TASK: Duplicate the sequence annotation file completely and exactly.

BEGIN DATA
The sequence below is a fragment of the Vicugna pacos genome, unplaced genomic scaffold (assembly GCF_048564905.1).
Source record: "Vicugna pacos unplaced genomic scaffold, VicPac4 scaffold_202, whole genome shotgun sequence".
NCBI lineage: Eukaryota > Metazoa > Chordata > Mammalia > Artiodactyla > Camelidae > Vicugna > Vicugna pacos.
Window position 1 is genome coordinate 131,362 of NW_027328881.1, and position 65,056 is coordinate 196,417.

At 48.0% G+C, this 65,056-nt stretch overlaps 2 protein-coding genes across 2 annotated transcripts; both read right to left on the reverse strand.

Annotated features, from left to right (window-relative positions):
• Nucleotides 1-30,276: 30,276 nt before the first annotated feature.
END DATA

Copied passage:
The sequence below is a fragment of the Vicugna pacos genome, unplaced genomic scaffold (assembly GCF_048564905.1).
Source record: "Vicugna pacos unplaced genomic scaffold, VicPac4 scaffold_202, whole genome shotgun sequence".
NCBI lineage: Eukaryota > Metazoa > Chordata > Mammalia > Artiodactyla > Camelidae > Vicugna > Vicugna pacos.
Window position 1 is genome coordinate 131,362 of NW_027328881.1, and position 65,056 is coordinate 196,417.

At 48.0% G+C, this 65,056-nt stretch overlaps 2 protein-coding genes across 2 annotated transcripts; both read right to left on the reverse strand.

Annotated features, from left to right (window-relative positions):
• Nucleotides 1-30,276: 30,276 nt before the first annotated feature.